Here in Toronto, it’s the time of year I like to call the drear–that period in late autumn when the leaves are off the trees but the snow has not yet begun to fly. The drear feels like a limbo state between autumn and winter and is characterized by days and days of unrelenting overcast skies, rain, and mud. Last year’s drear was mercifully short because the snow arrived early, but this year, we’ve been subjected to what seems like an extraordinarily long drear–long enough to test the fortitude of even the most diehard optimist.

One thing I should say before I continue is that drear is actually a literary adjective that dates to 1629. It’s the sort of word that makes me think of a 19th-century poet wandering lonely o’er a dank and drear moor pining for his lady love, who has either spurned the poor poet or succumbed to consumption. Drear has Gothic literary connotations for me. Editors could legitimately take issue with my use of it as a noun, since the Canadian Oxford Dictionary regards it as an adjective only.

Noun or adjective, drear captures both the prevailing weather and how it affects me perfectly. As a freelancer who works at home, I find the drear particularly difficult to cope with. As far as I know, I don’t suffer from seasonal affective disorder (SAD), yet if I allow it to, the drear will sneak into my home office, robbing me of energy and taking energy’s close relatives, motivation and inspiration, with it as it flies out the door (I imagine it uttering a diabolical laugh as it flees). Perhaps if you work at home and spend many hours alone writing, editing, or doing whatever else you do, you’re finding that the drear is affecting you too. What to do?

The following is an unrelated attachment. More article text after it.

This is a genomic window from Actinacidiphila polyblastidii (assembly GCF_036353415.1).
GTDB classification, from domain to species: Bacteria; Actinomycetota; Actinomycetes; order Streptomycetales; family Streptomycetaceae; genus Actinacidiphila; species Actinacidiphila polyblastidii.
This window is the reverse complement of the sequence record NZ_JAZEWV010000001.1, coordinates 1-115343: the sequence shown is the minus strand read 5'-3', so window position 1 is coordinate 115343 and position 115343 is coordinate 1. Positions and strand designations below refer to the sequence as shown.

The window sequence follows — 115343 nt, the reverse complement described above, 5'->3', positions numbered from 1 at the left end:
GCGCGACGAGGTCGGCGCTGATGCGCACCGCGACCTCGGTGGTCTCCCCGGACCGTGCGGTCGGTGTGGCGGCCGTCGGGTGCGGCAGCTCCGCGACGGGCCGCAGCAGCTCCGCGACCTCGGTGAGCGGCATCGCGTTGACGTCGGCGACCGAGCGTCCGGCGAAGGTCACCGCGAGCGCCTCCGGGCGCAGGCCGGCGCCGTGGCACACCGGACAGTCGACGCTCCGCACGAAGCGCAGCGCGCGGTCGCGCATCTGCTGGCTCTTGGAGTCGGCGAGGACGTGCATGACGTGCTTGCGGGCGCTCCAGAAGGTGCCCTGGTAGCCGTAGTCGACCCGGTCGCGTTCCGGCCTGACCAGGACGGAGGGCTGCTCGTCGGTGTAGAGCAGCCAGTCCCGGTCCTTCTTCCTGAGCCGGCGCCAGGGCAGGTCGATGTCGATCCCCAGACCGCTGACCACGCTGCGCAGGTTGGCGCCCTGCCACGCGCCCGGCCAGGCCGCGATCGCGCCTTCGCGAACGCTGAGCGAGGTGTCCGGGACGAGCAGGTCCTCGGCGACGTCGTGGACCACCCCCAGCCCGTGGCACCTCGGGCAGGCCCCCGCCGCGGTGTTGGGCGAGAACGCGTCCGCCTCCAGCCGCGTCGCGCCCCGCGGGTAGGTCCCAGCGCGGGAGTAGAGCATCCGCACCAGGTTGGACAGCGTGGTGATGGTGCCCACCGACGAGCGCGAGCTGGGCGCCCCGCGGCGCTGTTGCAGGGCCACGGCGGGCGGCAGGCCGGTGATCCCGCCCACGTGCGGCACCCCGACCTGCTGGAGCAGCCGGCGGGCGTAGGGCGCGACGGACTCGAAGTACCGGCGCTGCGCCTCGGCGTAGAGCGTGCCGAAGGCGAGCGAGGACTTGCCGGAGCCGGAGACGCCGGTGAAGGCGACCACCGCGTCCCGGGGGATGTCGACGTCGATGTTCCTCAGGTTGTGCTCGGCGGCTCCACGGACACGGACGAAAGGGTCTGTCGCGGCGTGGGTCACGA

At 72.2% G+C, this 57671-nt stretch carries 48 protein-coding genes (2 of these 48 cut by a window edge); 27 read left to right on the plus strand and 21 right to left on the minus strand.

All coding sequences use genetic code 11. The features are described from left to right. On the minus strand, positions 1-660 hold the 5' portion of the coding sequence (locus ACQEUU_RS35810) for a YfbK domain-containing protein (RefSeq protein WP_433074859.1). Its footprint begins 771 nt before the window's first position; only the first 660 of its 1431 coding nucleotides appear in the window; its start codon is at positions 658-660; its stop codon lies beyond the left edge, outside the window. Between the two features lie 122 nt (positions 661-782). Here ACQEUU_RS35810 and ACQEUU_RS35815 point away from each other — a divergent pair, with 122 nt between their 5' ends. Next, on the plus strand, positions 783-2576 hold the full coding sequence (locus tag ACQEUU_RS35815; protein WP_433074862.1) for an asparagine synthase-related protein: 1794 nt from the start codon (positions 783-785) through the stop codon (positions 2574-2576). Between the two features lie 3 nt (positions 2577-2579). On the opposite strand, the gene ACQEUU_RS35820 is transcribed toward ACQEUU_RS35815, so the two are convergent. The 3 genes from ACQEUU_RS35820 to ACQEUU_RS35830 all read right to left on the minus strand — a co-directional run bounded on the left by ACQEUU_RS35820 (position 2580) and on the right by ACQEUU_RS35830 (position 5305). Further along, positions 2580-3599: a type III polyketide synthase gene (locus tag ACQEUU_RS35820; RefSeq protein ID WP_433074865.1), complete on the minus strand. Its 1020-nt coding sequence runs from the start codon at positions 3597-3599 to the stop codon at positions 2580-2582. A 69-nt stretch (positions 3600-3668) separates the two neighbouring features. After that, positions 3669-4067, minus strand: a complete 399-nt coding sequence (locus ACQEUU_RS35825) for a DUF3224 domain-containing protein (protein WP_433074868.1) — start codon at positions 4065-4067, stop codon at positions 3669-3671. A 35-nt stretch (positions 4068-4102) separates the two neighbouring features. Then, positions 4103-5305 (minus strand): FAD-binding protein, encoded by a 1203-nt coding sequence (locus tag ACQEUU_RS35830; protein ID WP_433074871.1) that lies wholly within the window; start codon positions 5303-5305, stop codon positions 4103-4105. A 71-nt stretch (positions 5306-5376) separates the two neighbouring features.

I’m not normally the sort of person who needs to give myself rewards to motivate myself to get a job done unless that job is so challenging that it’s threatening my sanity. However, I do find that rewarding myself helps me combat the drear. My accomplishments needn’t be immense and the corresponding rewards needn’t be elaborate–something modest like “When I finish editing this chapter, I’ll get up and have a cup of tea (something fruity and caffeinated like blackcurrant) and some dark chocolate (70 percent)” works just fine for me. Of course, finishing an entire project is cause for celebration, meaning a much splashier reward awaits. Keeping that reward on the front burner of my mind as I’m working certainly keeps my momentum going. If I intend to splurge on a sweater, I keep looking at it online to remind me that it will be my present to myself for both achieving my goal and surviving the drear.

Exercise and fresh air are also essential to coping with the drear. Fortunately, I have the 50-pound mutt to take me out for walks every day, usually just when I desperately need to stretch my limbs and get the oxygen flowing to my brain so the synapses will start doing what they’re supposed to again. The daily dog walk has many benefits, both physical and psychological. Watching my dog wrestle with her best friend (an Airedale) and fly around the park–outrunning most of the other dogs with superlative ease and grace, I might add–lifts my spirits and makes me smile. And there are inevitably other dog owners to talk to. When you spend much of your day in front of a computer screen, the joy of talking to human beings face to face should never be underestimated. After an outing to the dog park, the score is once again in my favour: Caroline 1, Drear 0.

Dangling rewards before myself and doing the mutt promenade are two things I do when the drear threatens to turn me into an unproductive, useless lump. But I have to ask: What do you do to fight the drear?